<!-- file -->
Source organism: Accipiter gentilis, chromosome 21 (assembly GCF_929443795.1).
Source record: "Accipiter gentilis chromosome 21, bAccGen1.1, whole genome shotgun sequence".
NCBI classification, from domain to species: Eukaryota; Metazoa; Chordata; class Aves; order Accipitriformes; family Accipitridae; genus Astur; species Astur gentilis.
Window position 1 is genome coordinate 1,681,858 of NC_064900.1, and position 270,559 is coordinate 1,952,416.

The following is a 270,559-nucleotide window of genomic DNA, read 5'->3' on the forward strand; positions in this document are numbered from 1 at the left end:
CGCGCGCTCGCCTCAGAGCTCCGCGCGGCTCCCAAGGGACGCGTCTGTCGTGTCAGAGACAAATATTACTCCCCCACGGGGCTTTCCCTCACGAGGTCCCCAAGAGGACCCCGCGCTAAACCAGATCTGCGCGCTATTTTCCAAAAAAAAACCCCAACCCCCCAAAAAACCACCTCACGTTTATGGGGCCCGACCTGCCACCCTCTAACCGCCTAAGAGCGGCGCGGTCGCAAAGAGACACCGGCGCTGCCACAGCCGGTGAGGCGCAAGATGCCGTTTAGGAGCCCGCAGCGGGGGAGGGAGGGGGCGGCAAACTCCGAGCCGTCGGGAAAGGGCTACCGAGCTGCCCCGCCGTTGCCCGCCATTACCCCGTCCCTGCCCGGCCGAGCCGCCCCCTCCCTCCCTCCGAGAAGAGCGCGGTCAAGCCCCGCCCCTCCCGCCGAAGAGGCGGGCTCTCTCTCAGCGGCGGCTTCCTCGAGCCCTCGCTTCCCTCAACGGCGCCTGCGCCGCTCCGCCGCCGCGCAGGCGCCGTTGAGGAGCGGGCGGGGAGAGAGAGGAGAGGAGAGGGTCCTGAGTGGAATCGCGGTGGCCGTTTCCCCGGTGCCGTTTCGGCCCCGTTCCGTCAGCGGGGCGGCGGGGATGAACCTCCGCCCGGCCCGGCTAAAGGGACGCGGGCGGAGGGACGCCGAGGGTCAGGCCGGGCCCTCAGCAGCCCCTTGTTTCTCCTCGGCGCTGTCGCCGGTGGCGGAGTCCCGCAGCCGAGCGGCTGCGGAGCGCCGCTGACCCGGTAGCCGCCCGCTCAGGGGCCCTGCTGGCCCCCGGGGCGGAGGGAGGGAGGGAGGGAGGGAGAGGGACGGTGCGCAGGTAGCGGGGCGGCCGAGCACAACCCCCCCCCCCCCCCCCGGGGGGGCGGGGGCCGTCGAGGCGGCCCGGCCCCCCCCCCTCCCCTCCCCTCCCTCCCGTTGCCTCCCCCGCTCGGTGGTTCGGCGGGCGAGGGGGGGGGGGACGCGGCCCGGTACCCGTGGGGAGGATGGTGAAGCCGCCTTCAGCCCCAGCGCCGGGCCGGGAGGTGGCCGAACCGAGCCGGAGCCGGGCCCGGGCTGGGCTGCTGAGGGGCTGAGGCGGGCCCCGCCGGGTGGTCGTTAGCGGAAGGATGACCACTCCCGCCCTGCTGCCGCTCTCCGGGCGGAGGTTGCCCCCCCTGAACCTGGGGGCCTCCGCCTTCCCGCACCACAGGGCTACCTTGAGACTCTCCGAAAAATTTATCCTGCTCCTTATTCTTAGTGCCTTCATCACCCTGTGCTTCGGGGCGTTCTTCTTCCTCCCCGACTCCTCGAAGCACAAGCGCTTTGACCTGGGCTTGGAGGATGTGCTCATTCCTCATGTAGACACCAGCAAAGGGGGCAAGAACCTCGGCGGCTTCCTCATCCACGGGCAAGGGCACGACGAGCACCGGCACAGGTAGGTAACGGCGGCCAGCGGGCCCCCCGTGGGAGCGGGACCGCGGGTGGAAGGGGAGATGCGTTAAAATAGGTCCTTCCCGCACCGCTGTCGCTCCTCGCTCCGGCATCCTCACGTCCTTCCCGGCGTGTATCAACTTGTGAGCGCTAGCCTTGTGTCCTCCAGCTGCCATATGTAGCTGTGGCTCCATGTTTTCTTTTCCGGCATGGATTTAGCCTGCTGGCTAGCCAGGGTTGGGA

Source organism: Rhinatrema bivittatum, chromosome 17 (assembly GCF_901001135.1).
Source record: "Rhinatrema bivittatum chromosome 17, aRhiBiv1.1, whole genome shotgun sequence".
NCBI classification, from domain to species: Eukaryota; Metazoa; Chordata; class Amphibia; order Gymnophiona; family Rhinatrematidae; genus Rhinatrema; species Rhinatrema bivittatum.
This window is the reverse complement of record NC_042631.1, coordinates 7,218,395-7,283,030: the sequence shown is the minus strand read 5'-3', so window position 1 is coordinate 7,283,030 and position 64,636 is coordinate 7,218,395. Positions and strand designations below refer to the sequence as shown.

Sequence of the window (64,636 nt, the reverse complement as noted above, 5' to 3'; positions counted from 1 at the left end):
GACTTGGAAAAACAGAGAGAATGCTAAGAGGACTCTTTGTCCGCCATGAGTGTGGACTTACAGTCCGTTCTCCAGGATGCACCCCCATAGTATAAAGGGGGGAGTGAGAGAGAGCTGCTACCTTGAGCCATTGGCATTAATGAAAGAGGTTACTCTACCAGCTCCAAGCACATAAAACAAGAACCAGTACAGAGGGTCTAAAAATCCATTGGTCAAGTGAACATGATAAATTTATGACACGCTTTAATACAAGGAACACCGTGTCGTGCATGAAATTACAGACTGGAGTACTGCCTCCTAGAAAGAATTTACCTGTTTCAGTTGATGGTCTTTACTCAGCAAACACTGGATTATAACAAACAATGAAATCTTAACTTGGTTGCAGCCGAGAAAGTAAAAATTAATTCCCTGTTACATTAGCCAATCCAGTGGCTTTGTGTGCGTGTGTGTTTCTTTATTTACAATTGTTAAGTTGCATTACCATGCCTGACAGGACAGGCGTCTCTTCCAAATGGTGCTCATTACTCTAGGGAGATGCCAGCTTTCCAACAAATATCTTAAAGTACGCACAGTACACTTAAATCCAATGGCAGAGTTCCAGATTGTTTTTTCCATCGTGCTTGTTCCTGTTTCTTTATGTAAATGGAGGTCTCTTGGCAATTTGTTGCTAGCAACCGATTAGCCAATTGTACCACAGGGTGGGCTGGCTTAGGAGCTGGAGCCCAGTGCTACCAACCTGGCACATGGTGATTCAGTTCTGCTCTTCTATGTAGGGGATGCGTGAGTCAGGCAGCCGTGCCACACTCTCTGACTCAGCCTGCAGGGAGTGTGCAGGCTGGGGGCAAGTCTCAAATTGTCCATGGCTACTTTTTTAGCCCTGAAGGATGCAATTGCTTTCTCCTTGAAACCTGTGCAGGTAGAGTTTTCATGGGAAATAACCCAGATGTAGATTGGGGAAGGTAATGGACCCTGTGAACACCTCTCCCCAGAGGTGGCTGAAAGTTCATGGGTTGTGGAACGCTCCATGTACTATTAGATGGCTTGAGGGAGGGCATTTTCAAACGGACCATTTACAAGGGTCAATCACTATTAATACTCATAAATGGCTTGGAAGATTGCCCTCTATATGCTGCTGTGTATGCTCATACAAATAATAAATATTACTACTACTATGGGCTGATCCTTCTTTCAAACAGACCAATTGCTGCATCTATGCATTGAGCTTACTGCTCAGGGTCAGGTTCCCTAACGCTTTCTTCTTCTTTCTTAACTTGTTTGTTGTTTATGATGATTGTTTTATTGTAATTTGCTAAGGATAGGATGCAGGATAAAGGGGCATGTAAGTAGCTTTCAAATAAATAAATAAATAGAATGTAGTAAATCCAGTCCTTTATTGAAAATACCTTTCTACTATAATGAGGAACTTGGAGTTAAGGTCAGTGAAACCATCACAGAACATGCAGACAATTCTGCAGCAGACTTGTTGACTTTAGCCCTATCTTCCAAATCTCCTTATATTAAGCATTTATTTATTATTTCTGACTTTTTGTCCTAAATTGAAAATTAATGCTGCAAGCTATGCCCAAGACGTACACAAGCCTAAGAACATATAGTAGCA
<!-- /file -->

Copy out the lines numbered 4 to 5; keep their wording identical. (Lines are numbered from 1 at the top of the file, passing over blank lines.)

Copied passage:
Window position 1 is genome coordinate 1,681,858 of NC_064900.1, and position 270,559 is coordinate 1,952,416.

The following is a 270,559-nucleotide window of genomic DNA, read 5'->3' on the forward strand; positions in this document are numbered from 1 at the left end: